With the surging interest in pollinator gardens and habitats, it is great to see so many home gardeners, parks and public spaces embrace the concept. When I first started looking into pollinator gardens, I thought any plant that attracts pollinators would do in all cases. Of course, any plant that supports animals whose habitats are shrinking is a move in the right direction. However, not all plants are created equal when it comes to supporting pollinators in the garden.
Pollen and nectar are actually two different things. A basic understanding of their function and role in our gardens can help support the creatures that visit your garden.
Pollen grains are microscopic. They are the male component in the sexual reproduction of flowering plants. Although some plants, such as grapevines, are self-pollinating, cross-pollination ensures genetic diversity and the ability of plants to adapt to changing conditions. When pollen lands on the female part of a flower, this sets the stage for fertilization and reproduction.
Some pollen grains are very light and can be dispersed by wind. Heavier grains may be sticky and rich in protein to attract pollinators. While we typically associate bees with pollen transfer, many other insects and arthropods may eat or transfer pollen between flowers. Ants, some flies and even beetles are just a few examples.
Even some spiders consume pollen when it is attached to their prey. In fact, the orb-weaver spider consumes pollen when it eats its own web. Since pollen plays such a crucial role in the animal and plant world, plants have devised many ways to move this precious genetic resource around.
Nectar, by contrast, is a sugary liquid produced in plant glands called nectaries. Nectar attracts animals that inadvertently pick up pollen grains and transfer them to other plants. Pollinators brush the reproductive structures inside the plant when attempting to access the nectar.
Although primarily used as a lure, nectar is also converted by bees into honey. Carnivorous plants use nectar to attract prey. Nectar also attracts “bodyguards” that protect the rich nectar source. Ants protecting their passion flower host from caterpillars is a classic example. Other well-known plants that have such relationships include beans, peas and some other legumes.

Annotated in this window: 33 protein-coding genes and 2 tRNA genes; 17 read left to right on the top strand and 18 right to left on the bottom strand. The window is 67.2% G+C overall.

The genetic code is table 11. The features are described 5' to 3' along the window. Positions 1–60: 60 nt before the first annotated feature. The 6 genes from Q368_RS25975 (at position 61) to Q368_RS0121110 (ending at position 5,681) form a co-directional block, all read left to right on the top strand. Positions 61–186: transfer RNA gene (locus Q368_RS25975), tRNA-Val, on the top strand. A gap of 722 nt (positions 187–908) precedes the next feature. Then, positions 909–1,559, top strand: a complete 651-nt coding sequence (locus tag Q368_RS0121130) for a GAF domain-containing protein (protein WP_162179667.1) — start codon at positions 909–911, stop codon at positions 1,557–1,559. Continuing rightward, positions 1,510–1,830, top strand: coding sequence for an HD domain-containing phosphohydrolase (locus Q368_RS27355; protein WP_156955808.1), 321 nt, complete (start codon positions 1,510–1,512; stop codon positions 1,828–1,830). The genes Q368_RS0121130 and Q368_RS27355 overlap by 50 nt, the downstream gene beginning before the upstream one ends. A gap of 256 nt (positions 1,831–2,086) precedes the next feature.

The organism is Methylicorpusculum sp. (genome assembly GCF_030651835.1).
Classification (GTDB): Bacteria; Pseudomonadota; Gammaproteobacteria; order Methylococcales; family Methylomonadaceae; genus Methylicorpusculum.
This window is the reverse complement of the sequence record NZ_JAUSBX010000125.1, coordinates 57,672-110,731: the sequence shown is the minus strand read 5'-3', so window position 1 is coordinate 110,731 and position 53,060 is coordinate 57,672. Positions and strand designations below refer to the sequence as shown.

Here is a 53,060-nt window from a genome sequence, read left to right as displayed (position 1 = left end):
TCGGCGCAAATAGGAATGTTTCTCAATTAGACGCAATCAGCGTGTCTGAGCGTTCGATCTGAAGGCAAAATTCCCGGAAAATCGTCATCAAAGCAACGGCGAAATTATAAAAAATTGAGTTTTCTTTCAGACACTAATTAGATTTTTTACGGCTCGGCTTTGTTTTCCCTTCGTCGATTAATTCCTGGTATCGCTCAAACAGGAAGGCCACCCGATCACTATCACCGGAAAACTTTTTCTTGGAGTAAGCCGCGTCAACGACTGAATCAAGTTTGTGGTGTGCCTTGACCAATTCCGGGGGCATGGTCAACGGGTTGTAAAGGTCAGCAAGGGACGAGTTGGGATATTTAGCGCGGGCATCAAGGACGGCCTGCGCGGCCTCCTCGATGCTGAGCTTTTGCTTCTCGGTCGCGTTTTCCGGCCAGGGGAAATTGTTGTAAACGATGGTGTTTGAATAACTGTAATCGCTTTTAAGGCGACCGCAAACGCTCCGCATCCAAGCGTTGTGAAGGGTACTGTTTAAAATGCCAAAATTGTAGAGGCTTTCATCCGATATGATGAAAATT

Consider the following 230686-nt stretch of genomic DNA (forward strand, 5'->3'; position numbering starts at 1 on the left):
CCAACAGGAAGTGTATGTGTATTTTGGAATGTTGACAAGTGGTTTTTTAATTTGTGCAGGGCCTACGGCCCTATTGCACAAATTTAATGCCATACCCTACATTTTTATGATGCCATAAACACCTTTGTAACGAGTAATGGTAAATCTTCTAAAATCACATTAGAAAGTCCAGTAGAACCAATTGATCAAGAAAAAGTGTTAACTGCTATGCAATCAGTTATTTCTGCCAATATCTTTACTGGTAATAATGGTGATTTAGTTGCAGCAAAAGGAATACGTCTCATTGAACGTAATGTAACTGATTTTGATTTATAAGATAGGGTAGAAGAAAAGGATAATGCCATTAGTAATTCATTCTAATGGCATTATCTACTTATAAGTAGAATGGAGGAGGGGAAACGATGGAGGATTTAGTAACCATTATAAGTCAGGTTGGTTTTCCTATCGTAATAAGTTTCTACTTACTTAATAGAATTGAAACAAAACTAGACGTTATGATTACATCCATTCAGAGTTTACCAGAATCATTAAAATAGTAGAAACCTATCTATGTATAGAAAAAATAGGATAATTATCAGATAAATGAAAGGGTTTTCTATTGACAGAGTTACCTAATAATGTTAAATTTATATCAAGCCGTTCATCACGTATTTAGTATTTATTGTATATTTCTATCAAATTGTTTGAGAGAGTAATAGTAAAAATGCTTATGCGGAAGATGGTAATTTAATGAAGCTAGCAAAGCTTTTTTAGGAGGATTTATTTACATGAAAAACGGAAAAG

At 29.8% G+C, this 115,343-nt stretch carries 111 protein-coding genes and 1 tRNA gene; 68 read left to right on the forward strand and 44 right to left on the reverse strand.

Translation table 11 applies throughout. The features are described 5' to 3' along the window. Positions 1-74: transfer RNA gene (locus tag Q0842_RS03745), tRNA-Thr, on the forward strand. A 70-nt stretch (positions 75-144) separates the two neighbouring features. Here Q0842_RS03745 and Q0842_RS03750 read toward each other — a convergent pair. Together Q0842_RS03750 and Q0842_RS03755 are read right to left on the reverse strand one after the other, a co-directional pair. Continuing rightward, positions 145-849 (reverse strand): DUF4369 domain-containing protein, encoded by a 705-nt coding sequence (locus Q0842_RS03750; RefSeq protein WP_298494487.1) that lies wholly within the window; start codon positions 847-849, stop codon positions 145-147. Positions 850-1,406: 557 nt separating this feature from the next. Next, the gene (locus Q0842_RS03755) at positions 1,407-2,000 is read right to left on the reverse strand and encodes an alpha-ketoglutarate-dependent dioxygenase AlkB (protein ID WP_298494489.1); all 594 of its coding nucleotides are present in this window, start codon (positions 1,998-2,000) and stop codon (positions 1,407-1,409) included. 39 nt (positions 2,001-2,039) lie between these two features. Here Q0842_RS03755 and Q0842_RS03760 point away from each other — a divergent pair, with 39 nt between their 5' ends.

Both pollen and nectar play an important part in feeding or attracting a vast number of species to our gardens. If you are interested in establishing a pollinator garden or incorporating one into an existing project, select plants according to what they contribute. Also consider the types of critters you want to visit your garden. To attract butterflies, incorporate nectar-producing plants that will attract and support butterfly species in your area. To encourage native bees, bumblebees and other primary pollinators, look to the many non-invasive plant selections available. Plants that attract predatory wasps can help control other insect pests and caterpillars.
Consider heirloom cultivars that have not been manipulated for color at the expense of robust nectar production. Be sure to include native plants and those with overlapping flowering times, particularly during winter. Some night-blooming flowers can provide additional sources of nectar for the night crew.
Group plants by type to help pollinators locate them easily and gather what they need. Of course, reducing or eliminating pesticides is always a great strategy in helping your garden to thrive.
Most garden shops and seed catalogs have a staggering variety of plants and flowers that will attract pollinators. Also consult the University of California website, accessible via the Master Gardener website (address below), for more information.
Master Gardeners are volunteers who help the University of California reach the gardening public with home gardening information. U. C. Master Gardeners of Napa County ( http://ucanr.edu/ucmgnapa/) are available to answer gardening questions in person or by phone, Monday, Wednesday and Friday, 9 a.m. to Noon, at the U. C. Cooperative Extension office, 1710 Soscol Avenue, Suite 4, Napa, 707-253-4143, or from outside City of Napa toll-free at 877-279-3065. Or e-mail your garden questions by following the guidelines on our web site. Click on Napa, then on Have Garden Questions? Find us on Facebook under UC Master Gardeners of Napa County.